Susan McWilliams recently wrote an essay which focused on young adults who cannot obtain insurance; her conclusion was that any society that had a grasp on its own common good would develop a sense of “intergenerational awareness,” which would bring us to recognize more fully the injustice and harm involved in so many young people having to forgo proper medical care because of the costs involved. The young should not, I think, be the primary target of concern here–following Christian teachings, I think the poor should be–but her post was a good one, perhaps especially because of the exchange it prompted between several commenters, John Médaille among them. In response to complaints (once again!) about “socialism” and health care, John trenchantly responded that “[i]n any community, there are obviously some services which need to be socialized,” adding that if “one is really opposed to socialism, then one ought not to pull that socialist lever in his home, the one that makes his waste disappear in a whirlpool into the socialized sewage treatment system.” I think that puts it just about right: assuming one does not reject the modern age (including modern medical care!) entirely, and assuming one accepts at least the bare outline of Christian teachings about both the common good and the integrity of the individual, the question is not “will the final Democratic health care reform proposals involve socialism?” but just simply “what level of socialism should we have?” Consider a couple of thoughts on this basic question.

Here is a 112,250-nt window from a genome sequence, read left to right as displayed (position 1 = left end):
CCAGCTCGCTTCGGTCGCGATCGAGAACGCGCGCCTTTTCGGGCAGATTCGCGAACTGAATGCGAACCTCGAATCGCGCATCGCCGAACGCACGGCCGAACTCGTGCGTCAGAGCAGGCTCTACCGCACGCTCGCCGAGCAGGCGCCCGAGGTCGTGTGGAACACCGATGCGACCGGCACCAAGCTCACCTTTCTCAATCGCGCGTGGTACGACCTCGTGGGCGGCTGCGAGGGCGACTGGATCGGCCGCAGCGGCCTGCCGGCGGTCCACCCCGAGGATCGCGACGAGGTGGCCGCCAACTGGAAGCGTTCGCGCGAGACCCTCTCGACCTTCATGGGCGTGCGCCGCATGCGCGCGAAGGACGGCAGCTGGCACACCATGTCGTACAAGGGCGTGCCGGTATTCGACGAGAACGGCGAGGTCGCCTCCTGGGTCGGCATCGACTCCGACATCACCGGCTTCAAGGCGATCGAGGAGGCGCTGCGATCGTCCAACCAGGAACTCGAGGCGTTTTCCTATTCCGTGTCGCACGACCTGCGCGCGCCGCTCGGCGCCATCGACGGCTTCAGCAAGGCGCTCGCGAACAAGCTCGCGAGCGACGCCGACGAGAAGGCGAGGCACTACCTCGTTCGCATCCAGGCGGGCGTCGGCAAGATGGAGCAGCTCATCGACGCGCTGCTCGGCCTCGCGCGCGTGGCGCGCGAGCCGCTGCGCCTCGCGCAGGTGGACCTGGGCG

E.D. Kain, building off some things I’ve written before, makes the point that if you care about local community, what you’re likely really caring about is the individual and collective opportunity which the absence of centralization and monopolization makes possible…and that, therefore, you should probably be in favor–at least insofar as medical insurance goes–of some sort of national action to make “a national marketplace that is at once able to sustain large cost-sharing pools and also be highly competitive.” Erik and I likely disagree on many of the particulars of the proposals and compromises being discussed right now, but we seem to be on the same page when it comes to recognizing that localism is best understood as a defense of local places which makes other, more populist options available, and not necessarily a restriction to local places, as they can very easily imitate all the sins of larger polities. (Something I’ve discussed more here.) Why a national market? Because our economy is national; our society is national; large employers–and the insurance companies they join together with, those very insurance companies that, for better or worse, the Democrats have chosen to work with and build upon, rather than oppose–are national. This is not something that can be done on a state-by-state basis (though obviously further, more radical or challenging reforms could be).